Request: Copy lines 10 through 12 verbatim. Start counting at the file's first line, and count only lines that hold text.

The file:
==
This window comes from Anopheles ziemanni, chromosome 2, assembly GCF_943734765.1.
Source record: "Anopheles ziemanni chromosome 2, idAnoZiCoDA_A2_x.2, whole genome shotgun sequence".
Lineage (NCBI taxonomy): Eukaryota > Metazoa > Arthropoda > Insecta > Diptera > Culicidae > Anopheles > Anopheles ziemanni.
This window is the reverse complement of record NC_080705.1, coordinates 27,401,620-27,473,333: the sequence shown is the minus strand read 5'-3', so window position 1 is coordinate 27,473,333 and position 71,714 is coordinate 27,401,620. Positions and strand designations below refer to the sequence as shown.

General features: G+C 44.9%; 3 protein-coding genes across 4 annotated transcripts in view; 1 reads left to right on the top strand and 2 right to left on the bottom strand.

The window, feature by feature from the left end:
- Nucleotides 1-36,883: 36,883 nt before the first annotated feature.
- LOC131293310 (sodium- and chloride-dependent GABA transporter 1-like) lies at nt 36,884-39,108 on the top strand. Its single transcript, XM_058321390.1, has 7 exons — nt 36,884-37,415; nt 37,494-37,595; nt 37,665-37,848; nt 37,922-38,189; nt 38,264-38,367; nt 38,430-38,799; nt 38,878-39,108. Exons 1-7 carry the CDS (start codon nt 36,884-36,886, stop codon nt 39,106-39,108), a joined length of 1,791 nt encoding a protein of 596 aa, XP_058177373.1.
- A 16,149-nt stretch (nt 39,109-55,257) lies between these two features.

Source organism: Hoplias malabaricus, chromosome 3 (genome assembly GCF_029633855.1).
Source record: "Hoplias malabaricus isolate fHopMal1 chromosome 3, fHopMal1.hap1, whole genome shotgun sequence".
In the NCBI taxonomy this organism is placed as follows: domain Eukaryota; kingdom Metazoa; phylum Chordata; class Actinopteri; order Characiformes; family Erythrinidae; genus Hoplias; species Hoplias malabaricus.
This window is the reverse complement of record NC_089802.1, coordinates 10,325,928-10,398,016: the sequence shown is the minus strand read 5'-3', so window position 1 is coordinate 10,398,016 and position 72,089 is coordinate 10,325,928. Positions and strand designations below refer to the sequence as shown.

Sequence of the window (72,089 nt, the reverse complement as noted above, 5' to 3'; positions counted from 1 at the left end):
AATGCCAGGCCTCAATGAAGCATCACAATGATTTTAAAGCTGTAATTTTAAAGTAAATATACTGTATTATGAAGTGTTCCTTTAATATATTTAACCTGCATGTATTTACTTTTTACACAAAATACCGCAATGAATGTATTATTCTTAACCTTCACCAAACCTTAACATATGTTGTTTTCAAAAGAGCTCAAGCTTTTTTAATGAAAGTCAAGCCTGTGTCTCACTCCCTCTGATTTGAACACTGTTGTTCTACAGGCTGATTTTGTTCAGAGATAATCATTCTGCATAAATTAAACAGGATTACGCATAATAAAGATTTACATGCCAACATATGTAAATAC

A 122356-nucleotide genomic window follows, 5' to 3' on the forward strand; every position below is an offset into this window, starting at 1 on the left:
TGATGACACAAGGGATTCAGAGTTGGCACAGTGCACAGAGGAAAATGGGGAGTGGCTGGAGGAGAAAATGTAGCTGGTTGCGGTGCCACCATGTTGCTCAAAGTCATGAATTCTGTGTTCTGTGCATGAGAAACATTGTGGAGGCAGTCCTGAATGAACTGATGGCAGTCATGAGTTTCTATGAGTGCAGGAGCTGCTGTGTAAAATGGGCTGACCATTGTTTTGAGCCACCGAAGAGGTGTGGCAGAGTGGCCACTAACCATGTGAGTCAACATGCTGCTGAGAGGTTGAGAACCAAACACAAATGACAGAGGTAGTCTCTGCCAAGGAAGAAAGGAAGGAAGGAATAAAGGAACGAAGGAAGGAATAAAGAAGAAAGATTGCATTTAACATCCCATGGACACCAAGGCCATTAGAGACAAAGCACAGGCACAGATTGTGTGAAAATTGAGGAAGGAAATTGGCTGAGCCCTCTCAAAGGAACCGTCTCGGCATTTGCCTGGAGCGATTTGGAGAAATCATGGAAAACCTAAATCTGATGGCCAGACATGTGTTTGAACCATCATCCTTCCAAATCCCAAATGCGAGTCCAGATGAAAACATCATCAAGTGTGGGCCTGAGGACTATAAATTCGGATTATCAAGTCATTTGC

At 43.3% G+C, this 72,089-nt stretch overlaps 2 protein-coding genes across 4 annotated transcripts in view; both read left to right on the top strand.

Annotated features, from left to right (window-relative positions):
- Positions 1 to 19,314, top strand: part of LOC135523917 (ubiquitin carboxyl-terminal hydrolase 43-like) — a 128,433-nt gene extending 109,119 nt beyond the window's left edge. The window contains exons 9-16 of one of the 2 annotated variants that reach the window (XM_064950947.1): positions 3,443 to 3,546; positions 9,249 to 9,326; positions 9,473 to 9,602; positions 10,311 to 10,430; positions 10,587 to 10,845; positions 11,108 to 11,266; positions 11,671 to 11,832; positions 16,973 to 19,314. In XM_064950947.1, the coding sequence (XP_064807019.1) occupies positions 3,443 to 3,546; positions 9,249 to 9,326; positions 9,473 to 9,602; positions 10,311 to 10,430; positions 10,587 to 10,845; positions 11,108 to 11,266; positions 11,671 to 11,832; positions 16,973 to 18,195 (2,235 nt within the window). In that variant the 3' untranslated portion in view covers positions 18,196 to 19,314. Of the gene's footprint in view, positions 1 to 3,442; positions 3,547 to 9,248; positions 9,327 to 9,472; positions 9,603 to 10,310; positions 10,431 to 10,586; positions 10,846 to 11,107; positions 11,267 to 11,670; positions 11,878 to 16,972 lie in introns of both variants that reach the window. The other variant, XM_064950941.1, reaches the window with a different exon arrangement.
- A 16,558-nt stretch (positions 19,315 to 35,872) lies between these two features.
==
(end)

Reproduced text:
Source organism: Hoplias malabaricus, chromosome 3 (genome assembly GCF_029633855.1).
Source record: "Hoplias malabaricus isolate fHopMal1 chromosome 3, fHopMal1.hap1, whole genome shotgun sequence".
In the NCBI taxonomy this organism is placed as follows: domain Eukaryota; kingdom Metazoa; phylum Chordata; class Actinopteri; order Characiformes; family Erythrinidae; genus Hoplias; species Hoplias malabaricus.